Unsaturated fats have one or more double covalent bonds between the carbons within your carbon backbone. You'll notice the double bond between the carbons makes this an unsaturated fat.

In unsaturated fats, because of the double bonds, the fatty acid tail is usually kinked, which, again, allows them to be packed less tightly, making them generally liquid at room temperature.

Another type of unsaturated fat is something called a polyunsaturated fat. The prefix "poly" means many; this type of unsaturated fat could have multiple double bonds.


3. Triglycerides

Triglycerides look similar in structure to fats, but the prefix "tri" means three, so rather than just having one fatty acid tail, they have three. Triglycerides are the most common lipid in your body, and they contain lots of energy. An example of a triglyceride might be butter, lard, or oils.

Term to Know

Triglyceride

A type of lipid which is made up of a glycerol molecule and three fatty acid side chains


4. Phospholipids

Phospholipids are a type of lipid found in the cell membrane of your body's cells. Phospholipids are made up of a hydrophilic head and two hydrophobic tails.

Term to Know

Phospholipid

A type of lipid made up of a hydrophilic head and hydrophobic tail, and is found in cell membranes

Something that is hydrophilic is attracted to water, whereas something that is hydrophobic is repelled by water. So in the structure of your cell membranes, the phospholipids are arranged in a bilayer.

See the drawing of a phospholipid below.

The head faces out, and all of the tails face in. The heads are hydrophilic, meaning they're attracted to water. So those heads are pointed to the outside, or to the inside of the cell, where there's water. The hydrophobic tails are pointed inward, away from water.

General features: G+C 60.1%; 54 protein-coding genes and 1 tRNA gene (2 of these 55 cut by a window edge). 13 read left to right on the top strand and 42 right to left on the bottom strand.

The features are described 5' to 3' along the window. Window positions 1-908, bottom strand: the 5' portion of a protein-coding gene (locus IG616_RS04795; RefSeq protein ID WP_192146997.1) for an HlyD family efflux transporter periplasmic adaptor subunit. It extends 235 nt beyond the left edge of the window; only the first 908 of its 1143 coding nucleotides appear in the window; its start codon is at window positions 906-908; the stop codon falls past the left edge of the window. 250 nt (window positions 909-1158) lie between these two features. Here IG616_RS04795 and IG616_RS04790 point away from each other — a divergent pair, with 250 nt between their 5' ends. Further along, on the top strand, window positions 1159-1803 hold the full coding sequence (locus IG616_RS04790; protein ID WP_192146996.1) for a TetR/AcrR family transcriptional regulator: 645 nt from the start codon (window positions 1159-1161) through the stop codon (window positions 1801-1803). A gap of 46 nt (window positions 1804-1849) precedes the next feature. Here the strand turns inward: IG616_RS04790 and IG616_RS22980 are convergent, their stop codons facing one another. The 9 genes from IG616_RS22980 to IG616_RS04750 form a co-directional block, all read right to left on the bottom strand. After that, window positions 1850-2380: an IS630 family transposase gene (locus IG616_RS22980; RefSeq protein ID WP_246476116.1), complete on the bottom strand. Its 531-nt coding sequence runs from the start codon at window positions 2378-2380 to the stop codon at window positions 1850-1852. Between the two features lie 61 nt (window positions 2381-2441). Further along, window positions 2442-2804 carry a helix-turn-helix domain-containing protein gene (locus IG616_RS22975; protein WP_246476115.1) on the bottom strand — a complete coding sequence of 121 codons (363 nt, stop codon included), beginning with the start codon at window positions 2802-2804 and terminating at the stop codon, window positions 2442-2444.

5. Sterols

Sterols are lipids that don't have a fatty acid tail so their structure is a little bit different.

Term to Know

Sterol

A type of lipid containing only a glycerol molecule

Example One common example of sterols would be cholesterol in your body. It's a lipid that doesn't have a fatty acid tail. Steroid hormones, like estrogen and testosterone, are also examples of sterols.


Summary

This lesson has been an overview of the different types of lipids, and the structure and function of them in your body. In this lesson, you learned that lipids are nonpolar, and don't dissolve in water. They are organic molecules containing hydrogen, carbon, and oxygen. You also went more in-depth about fats, triglycerides, phospholipids, and sterols.


Keep up the learning and have a great day!

Source: THIS WORK IS ADAPTED FROM SOPHIA AUTHOR AMANDA SODERLIND

Terms to Know
Fat

A lipid made of a glycerol molecule and a fatty acid side chain

Lipid

An organic molecule made up of glycerol and fatty acids, which is non-polar and does not dissolve easily in water

Nonpolar

Does not dissolve easily in water

Phospholipid

A type of lipid made up of a hydrophilic head and hydrophobic tail, and is found in cell membranes

Trans Fat

​A type of unsaturated fat which is unhealthy and may lead to health problems

Triglyceride

​A type of lipid which is made up of a glycerol molecule and three fatty acid side chains

​Saturated Fat

A type of fat which does not have double bonds in its side chain

​Sterol

​A type of lipid containing only a glycerol molecule

​Unsaturated Fat

​A type of fat which has double bonds in its side chain